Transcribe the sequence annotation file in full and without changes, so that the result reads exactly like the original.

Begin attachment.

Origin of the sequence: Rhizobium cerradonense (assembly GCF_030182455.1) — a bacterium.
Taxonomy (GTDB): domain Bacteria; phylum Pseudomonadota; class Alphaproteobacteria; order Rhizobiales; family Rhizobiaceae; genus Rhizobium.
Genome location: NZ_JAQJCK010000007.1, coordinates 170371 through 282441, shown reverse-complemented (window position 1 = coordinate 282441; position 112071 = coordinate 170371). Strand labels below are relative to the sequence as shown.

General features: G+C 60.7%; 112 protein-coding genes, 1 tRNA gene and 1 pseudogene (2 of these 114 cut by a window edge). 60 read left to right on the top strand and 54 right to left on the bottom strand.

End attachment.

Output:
Origin of the sequence: Rhizobium cerradonense (assembly GCF_030182455.1) — a bacterium.
Taxonomy (GTDB): domain Bacteria; phylum Pseudomonadota; class Alphaproteobacteria; order Rhizobiales; family Rhizobiaceae; genus Rhizobium.
Genome location: NZ_JAQJCK010000007.1, coordinates 170371 through 282441, shown reverse-complemented (window position 1 = coordinate 282441; position 112071 = coordinate 170371). Strand labels below are relative to the sequence as shown.

General features: G+C 60.7%; 112 protein-coding genes, 1 tRNA gene and 1 pseudogene (2 of these 114 cut by a window edge). 60 read left to right on the top strand and 54 right to left on the bottom strand.